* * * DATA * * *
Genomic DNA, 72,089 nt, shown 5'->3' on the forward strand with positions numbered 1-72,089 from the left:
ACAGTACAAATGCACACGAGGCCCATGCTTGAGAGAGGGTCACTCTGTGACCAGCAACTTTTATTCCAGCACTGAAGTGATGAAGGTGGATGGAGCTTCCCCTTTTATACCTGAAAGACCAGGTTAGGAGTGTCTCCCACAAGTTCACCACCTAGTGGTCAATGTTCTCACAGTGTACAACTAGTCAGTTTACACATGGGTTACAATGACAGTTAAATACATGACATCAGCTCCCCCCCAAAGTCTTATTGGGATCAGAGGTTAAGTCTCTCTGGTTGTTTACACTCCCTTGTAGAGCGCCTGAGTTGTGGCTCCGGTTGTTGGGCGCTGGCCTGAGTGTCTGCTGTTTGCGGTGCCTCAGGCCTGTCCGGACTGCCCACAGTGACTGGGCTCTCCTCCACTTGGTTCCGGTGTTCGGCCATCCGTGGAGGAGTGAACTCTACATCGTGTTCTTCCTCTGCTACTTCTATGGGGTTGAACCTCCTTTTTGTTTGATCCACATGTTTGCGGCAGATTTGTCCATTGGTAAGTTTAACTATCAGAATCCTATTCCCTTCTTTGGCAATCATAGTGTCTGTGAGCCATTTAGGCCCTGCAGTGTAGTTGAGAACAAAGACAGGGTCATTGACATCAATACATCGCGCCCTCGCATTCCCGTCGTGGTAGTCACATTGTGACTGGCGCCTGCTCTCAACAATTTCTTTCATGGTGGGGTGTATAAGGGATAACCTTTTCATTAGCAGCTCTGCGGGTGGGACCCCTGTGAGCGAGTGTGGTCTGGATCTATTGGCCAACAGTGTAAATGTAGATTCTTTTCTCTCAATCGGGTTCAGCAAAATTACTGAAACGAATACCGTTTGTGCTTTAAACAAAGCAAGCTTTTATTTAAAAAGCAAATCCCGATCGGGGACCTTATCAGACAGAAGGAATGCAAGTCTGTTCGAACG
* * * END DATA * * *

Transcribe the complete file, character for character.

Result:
Genomic DNA, 72,089 nt, shown 5'->3' on the forward strand with positions numbered 1-72,089 from the left:
ACAGTACAAATGCACACGAGGCCCATGCTTGAGAGAGGGTCACTCTGTGACCAGCAACTTTTATTCCAGCACTGAAGTGATGAAGGTGGATGGAGCTTCCCCTTTTATACCTGAAAGACCAGGTTAGGAGTGTCTCCCACAAGTTCACCACCTAGTGGTCAATGTTCTCACAGTGTACAACTAGTCAGTTTACACATGGGTTACAATGACAGTTAAATACATGACATCAGCTCCCCCCCAAAGTCTTATTGGGATCAGAGGTTAAGTCTCTCTGGTTGTTTACACTCCCTTGTAGAGCGCCTGAGTTGTGGCTCCGGTTGTTGGGCGCTGGCCTGAGTGTCTGCTGTTTGCGGTGCCTCAGGCCTGTCCGGACTGCCCACAGTGACTGGGCTCTCCTCCACTTGGTTCCGGTGTTCGGCCATCCGTGGAGGAGTGAACTCTACATCGTGTTCTTCCTCTGCTACTTCTATGGGGTTGAACCTCCTTTTTGTTTGATCCACATGTTTGCGGCAGATTTGTCCATTGGTAAGTTTAACTATCAGAATCCTATTCCCTTCTTTGGCAATCATAGTGTCTGTGAGCCATTTAGGCCCTGCAGTGTAGTTGAGAACAAAGACAGGGTCATTGACATCAATACATCGCGCCCTCGCATTCCCGTCGTGGTAGTCACATTGTGACTGGCGCCTGCTCTCAACAATTTCTTTCATGGTGGGGTGTATAAGGGATAACCTTTTCATTAGCAGCTCTGCGGGTGGGACCCCTGTGAGCGAGTGTGGTCTGGATCTATTGGCCAACAGTGTAAATGTAGATTCTTTTCTCTCAATCGGGTTCAGCAAAATTACTGAAACGAATACCGTTTGTGCTTTAAACAAAGCAAGCTTTTATTTAAAAAGCAAATCCCGATCGGGGACCTTATCAGACAGAAGGAATGCAAGTCTGTTCGAACG